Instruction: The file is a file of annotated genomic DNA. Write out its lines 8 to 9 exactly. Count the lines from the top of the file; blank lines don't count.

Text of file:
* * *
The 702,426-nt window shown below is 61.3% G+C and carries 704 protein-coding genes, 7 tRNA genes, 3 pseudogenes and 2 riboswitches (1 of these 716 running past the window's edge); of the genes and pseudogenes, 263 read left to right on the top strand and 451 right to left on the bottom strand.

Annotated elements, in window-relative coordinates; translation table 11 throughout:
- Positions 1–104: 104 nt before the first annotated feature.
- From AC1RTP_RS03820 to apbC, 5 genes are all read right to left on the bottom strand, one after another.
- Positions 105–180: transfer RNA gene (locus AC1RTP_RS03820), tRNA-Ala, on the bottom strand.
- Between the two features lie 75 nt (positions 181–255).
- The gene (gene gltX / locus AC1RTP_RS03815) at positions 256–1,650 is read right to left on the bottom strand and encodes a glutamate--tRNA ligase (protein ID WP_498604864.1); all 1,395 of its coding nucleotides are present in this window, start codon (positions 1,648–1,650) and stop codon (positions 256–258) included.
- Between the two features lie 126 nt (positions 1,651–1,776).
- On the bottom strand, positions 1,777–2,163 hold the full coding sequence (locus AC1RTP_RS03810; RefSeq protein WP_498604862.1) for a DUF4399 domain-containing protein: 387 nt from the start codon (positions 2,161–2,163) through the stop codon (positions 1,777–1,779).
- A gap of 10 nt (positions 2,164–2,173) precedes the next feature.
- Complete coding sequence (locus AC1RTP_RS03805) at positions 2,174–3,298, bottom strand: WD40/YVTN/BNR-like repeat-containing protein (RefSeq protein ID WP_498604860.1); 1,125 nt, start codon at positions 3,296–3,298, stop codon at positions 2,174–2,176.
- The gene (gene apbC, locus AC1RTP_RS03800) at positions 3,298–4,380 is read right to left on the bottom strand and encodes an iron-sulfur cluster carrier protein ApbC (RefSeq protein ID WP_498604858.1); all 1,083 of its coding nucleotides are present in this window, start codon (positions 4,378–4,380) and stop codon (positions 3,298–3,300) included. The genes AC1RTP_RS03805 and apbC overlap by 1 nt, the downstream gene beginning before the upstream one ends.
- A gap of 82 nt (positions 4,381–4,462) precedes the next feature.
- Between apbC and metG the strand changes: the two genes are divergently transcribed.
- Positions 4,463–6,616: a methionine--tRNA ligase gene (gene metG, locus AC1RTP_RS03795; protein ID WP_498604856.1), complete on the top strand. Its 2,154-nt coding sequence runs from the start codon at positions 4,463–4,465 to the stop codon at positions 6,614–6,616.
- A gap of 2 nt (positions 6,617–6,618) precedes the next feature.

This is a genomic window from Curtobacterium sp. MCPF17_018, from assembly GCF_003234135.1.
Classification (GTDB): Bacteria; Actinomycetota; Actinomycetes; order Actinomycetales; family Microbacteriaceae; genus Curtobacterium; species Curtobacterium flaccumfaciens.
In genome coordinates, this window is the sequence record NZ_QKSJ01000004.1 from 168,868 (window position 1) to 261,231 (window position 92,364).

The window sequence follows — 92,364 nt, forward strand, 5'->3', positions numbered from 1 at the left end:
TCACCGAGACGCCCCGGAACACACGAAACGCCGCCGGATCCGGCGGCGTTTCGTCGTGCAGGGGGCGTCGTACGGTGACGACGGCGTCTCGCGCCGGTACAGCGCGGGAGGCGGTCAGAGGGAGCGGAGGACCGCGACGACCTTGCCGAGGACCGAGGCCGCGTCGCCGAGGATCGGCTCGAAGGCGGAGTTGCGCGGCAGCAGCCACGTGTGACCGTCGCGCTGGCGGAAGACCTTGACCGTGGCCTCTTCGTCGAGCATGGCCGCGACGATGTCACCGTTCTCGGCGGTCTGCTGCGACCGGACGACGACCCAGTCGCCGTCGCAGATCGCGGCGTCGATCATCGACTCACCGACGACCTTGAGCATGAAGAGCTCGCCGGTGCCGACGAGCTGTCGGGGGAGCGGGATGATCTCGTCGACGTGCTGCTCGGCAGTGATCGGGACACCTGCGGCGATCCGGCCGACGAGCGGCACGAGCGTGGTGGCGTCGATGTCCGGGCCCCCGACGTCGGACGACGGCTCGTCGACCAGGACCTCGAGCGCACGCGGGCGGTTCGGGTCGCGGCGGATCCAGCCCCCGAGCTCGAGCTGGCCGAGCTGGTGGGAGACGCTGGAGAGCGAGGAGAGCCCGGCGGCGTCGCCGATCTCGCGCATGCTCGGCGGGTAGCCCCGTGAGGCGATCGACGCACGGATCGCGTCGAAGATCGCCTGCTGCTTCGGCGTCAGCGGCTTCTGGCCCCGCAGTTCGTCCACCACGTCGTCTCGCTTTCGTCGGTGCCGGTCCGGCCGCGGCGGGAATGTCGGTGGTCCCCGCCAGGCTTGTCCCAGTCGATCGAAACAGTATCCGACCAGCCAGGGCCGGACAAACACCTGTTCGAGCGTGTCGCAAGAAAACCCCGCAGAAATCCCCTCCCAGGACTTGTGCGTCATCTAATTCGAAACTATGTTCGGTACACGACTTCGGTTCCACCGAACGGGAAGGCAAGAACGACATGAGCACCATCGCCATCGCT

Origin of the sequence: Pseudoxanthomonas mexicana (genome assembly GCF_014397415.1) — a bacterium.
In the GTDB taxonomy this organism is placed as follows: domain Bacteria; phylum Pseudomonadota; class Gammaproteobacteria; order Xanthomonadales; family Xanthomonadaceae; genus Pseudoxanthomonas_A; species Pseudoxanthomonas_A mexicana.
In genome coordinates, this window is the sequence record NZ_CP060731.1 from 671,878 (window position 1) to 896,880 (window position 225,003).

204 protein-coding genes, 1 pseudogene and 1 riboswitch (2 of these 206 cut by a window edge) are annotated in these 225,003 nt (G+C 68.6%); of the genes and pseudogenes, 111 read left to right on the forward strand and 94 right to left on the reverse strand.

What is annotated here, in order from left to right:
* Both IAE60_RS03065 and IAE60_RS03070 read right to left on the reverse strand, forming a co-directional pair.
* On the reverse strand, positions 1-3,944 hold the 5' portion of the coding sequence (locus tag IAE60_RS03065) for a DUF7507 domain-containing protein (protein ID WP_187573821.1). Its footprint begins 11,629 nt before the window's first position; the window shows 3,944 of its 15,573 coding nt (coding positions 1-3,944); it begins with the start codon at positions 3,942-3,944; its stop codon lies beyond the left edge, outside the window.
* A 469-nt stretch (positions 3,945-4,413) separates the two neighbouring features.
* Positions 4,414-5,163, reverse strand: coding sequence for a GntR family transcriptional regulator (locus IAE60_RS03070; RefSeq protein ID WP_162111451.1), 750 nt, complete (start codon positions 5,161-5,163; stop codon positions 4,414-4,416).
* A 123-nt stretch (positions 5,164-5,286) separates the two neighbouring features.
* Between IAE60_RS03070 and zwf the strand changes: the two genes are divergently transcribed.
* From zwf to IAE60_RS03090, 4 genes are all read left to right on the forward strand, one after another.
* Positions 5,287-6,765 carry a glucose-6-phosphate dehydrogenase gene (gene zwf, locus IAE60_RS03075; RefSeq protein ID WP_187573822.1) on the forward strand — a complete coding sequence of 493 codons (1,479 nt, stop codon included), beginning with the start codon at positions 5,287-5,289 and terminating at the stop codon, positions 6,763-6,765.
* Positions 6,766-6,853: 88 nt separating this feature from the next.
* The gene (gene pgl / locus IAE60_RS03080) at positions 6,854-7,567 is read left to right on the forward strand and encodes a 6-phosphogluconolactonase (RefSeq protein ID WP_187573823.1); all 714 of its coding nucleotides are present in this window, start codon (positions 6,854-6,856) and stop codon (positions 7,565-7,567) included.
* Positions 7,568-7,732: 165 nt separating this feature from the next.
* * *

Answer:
- Between the two features lie 126 nt (positions 1,651–1,776).
- On the bottom strand, positions 1,777–2,163 hold the full coding sequence (locus AC1RTP_RS03810; RefSeq protein WP_498604862.1) for a DUF4399 domain-containing protein: 387 nt from the start codon (positions 2,161–2,163) through the stop codon (positions 1,777–1,779).